“There is no perfect solution when it comes to suppressing misleading tweets,” said Twitter CEO and co-founder Jack Dorsey, who is on a maiden visit to India.
Addressing a town hall event at the Indian Institute of Technology, Delhi, on Monday, Dorsey said: “In a number of conversations, it has become more important that we scope the problem as tightly as possible because fake news, or misinformation, as a category, is way too big.”
“The problem with fake news and misinformation is that it leads people to take action,” he said. “Our job is not identifying misinformation, but misleading information since the former also comes in the form of jokes. Our job is to make sure it does not spread the content,” added Dorsey.
Fake news is a huge problem in India, more so at the time of elections, as politicians and citizens alike use the platform extensively.
The onus then falls on social-media platforms to stop fake news from spreading. Dorsey explained that to act upon fake news, it is also important to understand the context of the misinformation and the intent behind it.
There can, he conceded, be no perfect solution. “It is a multi-variable problem, and there is no such thing as a perfect solution... It is something like security. No one can have a perfect lock that others can’t break. All we can do is try to stay 10 steps ahead,” he added.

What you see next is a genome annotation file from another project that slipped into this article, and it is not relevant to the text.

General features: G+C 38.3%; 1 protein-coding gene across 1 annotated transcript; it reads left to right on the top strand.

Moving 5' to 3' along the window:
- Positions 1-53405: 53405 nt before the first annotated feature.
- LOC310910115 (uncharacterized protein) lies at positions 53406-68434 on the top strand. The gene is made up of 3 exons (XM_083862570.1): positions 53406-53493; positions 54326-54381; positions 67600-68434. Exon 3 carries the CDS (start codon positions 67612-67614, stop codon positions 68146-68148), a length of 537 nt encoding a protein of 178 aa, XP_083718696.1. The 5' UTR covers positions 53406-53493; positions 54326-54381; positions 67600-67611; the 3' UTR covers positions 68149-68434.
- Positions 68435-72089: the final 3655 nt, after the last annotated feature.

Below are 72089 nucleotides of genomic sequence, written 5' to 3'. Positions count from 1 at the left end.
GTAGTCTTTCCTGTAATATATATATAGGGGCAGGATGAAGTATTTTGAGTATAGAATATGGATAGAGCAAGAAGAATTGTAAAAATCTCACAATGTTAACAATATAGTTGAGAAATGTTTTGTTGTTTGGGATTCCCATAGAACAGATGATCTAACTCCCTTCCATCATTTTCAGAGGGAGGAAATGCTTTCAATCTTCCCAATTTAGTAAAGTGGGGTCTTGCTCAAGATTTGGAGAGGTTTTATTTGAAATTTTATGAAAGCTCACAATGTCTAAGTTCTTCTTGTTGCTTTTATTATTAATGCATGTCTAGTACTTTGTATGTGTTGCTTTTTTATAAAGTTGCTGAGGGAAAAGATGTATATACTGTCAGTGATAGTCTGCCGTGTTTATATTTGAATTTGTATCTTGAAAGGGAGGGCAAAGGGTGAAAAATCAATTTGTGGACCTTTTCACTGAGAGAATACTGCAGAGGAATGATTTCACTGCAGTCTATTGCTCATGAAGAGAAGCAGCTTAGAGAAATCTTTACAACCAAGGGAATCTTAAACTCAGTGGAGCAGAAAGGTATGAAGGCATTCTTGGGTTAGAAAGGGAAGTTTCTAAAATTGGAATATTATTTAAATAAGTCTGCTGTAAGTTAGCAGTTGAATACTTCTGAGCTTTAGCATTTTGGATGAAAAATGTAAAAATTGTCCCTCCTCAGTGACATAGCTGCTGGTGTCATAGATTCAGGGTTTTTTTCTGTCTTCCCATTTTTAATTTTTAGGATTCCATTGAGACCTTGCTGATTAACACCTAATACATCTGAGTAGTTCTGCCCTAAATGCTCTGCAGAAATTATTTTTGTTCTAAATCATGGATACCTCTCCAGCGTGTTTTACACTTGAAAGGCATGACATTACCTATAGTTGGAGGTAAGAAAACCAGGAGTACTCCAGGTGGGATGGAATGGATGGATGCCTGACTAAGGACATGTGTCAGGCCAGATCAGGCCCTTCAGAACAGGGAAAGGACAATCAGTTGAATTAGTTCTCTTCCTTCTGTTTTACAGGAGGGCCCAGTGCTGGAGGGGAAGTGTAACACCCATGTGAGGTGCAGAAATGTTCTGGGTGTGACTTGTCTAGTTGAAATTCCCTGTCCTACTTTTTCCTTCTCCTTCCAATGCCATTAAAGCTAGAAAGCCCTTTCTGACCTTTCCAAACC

Dorsey, who came to India last week, also met with Congress President Rahul Gandhi on Monday, and at that meeting too, the issue of fake news came up for discussion. After the meeting, the Congress President tweeted: “Jack explained some of the steps being taken to keep those conversations healthy and to tackle the menace of fake news.”
Twitter also launched ‘#PowerOf18’ to encourage youngsters to start a public debate on issues they deem important. The social-media platform has conducted research covering 3,600 people in the 18-30 age group on what people would consider the power of turning 18. It turned out that voting emerged as a top response.
The survey also revealed that while 87 per cent of the respondents believed voting made them responsible, 53 per cent said they vote because they want to make a difference.
“No one can have a lock that others can’t break. All we can do is try to stay 10 steps ahead.”